- Coquetry and Correspondence in Revolutionary-Era ConnecticutReading Elizabeth Whitman’s Letters
In the Baldwin Family Papers at the Huntington Library, fifteen brief letters remain from one side of a correspondence between two Revolutionary-era American poets: Elizabeth Whitman and Joel Barlow. Both writers, Connecticut natives, were in their mid- to late twenties. She was born in 1752, the daughter of Elnathan Whitman, minister of Hartford’s Second Church until his death in 1777, and Abigail Stanley, daughter of a wealthy and influential Connecticut family. Elnathan Whitman was a Yale graduate; his father, Samuel Whitman, had been a trustee of the college, and his maternal grandfather, Solomon Stoddard, was also the grandfather of Jonathan Edwards. Joel Barlow was born in 1754, the youngest son of a prosperous Connecticut farmer, Samuel Barlow, and his second wife, Esther Hull. Barlow had begun his studies at Dartmouth and transferred to Yale after his father’s death. Graduating in 1778, he held the honor of class poet and read his poem “The Prospect of Peace,” a celebration of the Revolutionary effort, at commencement.
All but two of Whitman’s fifteen extant letters to Barlow were written in 1779 and 1780, followed by one in 1781 and one in 1782. The correspondence began shortly after the two met in New Haven in late 1778, when Whitman paid an extended visit to the family of Yale president Ezra Stiles. (Her younger brother, William, would graduate from Yale the following year.) Whitman writes to Barlow mostly from her family home in Hartford, but also from a handful of smaller towns about the state and in Massachusetts where she visited other family and friends; Barlow, though his letters to Whitman are lost, seems to have written primarily from New Haven, where he remained following his graduation and was pursuing a master’s degree.
Aside from the lyrics to a sentimental patriotic song sent in December [End Page 541] 1779, which features lovers separated by war, the existing letters never invoke the Revolution directly, although the first epistolary flurry was obviously disrupted by the British invasion of New Haven in July 1779. Barlow spent part of his exile from New Haven in Hartford with Whitman’s family. After the letters briefly resume in late 1779, they trail off again the next summer, following Barlow’s departure from Connecticut as a chaplain with a Massachusetts regiment. The conclusion of the correspondence, at least as it exists in the archives, may have come less as a result of Barlow’s deployment, though, than as a result of his clandestine marriage to their mutual friend Ruth Baldwin in 1781, and the couple’s eventual decision to settle in Hartford, near the Whitmans, the following year, as the war drew to a close and after the couple had finally announced their marriage to Ruth’s father.1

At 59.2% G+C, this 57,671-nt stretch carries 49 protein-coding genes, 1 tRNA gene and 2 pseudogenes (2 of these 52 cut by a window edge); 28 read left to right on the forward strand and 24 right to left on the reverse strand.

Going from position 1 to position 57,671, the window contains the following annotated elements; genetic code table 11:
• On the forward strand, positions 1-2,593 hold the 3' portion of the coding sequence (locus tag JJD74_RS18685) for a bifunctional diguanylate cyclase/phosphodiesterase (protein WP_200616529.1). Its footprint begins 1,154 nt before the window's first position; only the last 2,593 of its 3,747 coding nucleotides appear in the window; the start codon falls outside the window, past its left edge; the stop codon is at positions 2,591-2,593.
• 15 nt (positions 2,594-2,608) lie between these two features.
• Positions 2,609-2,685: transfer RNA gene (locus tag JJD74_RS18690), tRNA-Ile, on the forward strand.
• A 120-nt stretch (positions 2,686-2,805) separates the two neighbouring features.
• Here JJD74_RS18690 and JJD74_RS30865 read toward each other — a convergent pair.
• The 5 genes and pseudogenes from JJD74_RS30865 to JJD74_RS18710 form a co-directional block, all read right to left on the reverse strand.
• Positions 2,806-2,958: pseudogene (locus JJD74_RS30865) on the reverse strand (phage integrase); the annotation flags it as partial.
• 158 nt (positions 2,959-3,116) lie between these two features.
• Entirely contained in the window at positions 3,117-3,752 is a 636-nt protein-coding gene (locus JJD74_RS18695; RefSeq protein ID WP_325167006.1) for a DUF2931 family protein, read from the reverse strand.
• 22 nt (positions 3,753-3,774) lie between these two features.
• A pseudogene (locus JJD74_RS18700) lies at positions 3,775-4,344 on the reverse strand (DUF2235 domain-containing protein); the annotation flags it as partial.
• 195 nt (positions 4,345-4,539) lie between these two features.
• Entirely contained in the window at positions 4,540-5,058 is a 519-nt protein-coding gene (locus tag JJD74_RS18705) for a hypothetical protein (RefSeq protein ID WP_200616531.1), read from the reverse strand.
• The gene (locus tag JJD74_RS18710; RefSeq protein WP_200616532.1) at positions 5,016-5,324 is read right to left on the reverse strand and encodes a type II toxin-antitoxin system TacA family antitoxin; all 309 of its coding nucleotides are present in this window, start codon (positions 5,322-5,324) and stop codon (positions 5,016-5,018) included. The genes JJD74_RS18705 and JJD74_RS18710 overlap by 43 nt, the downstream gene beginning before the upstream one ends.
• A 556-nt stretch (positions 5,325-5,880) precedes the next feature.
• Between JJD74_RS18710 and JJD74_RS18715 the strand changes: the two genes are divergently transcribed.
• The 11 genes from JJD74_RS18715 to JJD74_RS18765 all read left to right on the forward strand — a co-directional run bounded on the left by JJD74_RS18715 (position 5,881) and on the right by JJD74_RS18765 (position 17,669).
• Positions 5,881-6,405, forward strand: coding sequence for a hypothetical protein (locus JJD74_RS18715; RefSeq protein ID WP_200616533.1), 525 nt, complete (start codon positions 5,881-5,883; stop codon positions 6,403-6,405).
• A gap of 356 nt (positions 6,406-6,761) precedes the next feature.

By the end of the decade, Whitman and Barlow would both acquire a degree of notoriety; their names would appear in American newspapers up and down the Eastern Seaboard, but for very different reasons. In 1787, Barlow published an epic poem on the discovery of America—The Vision of Columbus—with which he joined Timothy Dwight, John Trumbull, and a few others in a self-created pantheon of Revolutionary literary celebrity known to later generations as the Connecticut Wits.2 One magazine crowed jingoistically: “An appeal to the bar of critical taste, to decide whether the Poets now living in Connecticut, are not equal to any which the present age can produce in the English language, may not, perhaps, be deemed to favour of partiality or indiscretion” (“From the Connecticut Magazine”). Subscribers to Barlow’s poem included Washington and Franklin, Lafayette and the king of France, to whom it was dedicated. (He paid for twenty-five copies.) The following year newspapers announced Barlow’s departure for France as a land agent for the Scioto Company; he left hoping to peddle property in the Northwest Territories to French immigrants with Arcadian inclinations, and over the next several years the American press traced his movements, especially in relation to the French Revolution.3
Whitman entered the public prints for a very different reason. Around the...